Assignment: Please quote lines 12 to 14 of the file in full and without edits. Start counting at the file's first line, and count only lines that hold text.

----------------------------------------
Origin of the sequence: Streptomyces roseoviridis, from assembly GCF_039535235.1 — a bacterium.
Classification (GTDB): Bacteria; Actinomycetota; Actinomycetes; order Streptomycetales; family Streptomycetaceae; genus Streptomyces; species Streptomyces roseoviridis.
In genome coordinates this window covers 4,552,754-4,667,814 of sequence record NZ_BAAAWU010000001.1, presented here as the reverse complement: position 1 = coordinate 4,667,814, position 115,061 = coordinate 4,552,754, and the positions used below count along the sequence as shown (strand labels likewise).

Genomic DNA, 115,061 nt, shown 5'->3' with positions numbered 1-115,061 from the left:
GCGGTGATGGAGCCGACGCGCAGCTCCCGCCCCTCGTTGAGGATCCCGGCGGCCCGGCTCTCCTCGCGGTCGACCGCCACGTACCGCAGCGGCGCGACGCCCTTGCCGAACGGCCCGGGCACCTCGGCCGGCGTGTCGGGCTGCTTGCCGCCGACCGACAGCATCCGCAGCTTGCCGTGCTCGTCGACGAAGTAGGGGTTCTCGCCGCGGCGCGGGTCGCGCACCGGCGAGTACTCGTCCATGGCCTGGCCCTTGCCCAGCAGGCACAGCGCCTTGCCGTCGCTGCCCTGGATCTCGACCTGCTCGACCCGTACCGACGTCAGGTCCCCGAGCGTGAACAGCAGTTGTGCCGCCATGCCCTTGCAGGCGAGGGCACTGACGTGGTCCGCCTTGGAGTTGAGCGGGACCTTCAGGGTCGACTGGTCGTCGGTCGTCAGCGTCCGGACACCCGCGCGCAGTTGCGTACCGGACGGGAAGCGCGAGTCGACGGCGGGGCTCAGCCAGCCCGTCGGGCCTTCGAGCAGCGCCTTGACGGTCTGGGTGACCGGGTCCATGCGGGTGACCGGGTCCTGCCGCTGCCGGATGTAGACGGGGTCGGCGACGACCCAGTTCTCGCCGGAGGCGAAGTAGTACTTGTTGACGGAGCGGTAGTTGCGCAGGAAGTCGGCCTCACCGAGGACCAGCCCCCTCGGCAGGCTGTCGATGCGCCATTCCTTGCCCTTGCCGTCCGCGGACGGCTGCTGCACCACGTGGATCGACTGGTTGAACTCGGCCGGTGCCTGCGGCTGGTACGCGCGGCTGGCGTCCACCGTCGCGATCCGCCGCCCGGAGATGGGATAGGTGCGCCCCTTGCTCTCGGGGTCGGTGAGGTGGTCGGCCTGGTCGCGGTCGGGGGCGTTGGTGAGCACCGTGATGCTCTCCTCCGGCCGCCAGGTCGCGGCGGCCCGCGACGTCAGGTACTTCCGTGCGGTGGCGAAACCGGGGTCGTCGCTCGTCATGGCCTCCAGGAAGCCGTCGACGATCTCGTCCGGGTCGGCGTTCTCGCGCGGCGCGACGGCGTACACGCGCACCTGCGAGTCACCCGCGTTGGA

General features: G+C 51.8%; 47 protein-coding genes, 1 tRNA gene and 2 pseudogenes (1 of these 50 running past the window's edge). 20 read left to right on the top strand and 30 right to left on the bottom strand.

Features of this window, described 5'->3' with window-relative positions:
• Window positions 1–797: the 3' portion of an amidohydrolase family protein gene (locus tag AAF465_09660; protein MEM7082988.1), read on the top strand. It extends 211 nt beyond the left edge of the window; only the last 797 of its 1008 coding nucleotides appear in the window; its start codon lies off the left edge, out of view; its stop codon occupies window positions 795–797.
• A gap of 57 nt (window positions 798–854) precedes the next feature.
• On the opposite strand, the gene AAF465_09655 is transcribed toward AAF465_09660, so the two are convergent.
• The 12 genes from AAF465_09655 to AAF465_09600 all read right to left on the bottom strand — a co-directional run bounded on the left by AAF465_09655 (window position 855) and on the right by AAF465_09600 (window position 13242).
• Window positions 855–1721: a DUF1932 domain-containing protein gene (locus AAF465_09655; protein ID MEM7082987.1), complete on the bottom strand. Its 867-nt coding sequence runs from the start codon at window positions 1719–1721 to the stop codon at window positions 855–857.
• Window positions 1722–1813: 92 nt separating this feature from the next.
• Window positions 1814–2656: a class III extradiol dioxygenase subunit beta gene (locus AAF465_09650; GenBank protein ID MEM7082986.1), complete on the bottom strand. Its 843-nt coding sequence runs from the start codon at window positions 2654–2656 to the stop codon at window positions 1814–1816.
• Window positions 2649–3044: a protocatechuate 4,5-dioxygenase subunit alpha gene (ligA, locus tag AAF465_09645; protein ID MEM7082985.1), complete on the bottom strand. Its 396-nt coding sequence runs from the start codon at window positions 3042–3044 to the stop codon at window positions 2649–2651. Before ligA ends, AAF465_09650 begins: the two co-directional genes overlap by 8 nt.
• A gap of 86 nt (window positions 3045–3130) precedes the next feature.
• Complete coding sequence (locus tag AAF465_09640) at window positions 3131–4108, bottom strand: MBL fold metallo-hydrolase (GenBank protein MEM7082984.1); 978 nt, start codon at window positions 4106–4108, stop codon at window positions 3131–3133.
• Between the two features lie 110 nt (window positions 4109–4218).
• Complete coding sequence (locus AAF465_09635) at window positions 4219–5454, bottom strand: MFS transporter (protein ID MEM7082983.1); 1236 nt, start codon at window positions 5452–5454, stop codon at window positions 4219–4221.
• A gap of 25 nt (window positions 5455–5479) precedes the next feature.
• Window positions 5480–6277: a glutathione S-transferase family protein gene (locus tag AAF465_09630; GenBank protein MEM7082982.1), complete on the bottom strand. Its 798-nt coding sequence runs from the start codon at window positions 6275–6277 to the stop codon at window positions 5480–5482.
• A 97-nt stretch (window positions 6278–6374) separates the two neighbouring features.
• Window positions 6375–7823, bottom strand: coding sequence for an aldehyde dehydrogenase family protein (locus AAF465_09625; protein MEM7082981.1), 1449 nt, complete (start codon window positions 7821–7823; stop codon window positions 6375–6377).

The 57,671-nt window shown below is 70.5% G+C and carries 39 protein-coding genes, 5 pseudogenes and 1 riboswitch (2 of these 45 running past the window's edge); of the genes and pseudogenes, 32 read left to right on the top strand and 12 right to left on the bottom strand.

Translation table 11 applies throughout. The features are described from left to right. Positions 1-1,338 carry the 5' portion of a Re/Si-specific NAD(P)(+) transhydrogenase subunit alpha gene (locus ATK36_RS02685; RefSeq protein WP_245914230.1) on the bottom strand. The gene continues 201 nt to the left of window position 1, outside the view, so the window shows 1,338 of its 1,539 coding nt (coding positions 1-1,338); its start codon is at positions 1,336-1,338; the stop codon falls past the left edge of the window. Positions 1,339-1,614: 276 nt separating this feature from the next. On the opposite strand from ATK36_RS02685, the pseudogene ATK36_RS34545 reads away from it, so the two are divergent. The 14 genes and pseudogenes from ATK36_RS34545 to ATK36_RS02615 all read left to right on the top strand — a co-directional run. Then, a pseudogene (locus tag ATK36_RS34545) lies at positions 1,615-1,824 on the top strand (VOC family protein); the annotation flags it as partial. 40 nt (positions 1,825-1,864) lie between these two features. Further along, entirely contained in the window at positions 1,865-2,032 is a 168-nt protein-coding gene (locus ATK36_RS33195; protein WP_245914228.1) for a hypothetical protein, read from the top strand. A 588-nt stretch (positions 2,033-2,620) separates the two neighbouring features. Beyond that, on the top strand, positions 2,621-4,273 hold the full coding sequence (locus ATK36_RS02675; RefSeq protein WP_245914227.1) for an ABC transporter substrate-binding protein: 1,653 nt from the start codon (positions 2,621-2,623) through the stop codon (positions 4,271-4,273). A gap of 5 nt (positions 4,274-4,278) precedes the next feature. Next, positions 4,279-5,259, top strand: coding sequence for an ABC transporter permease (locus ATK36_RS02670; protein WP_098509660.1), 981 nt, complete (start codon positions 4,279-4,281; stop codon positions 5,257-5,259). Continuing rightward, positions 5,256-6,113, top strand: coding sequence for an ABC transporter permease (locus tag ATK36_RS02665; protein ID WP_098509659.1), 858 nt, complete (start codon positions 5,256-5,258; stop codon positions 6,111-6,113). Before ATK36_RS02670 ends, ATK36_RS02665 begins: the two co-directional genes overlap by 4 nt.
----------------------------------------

• Window positions 855–1721: a DUF1932 domain-containing protein gene (locus AAF465_09655; protein ID MEM7082987.1), complete on the bottom strand. Its 867-nt coding sequence runs from the start codon at window positions 1719–1721 to the stop codon at window positions 855–857.
• Window positions 1722–1813: 92 nt separating this feature from the next.
• Window positions 1814–2656: a class III extradiol dioxygenase subunit beta gene (locus AAF465_09650; GenBank protein ID MEM7082986.1), complete on the bottom strand. Its 843-nt coding sequence runs from the start codon at window positions 2654–2656 to the stop codon at window positions 1814–1816.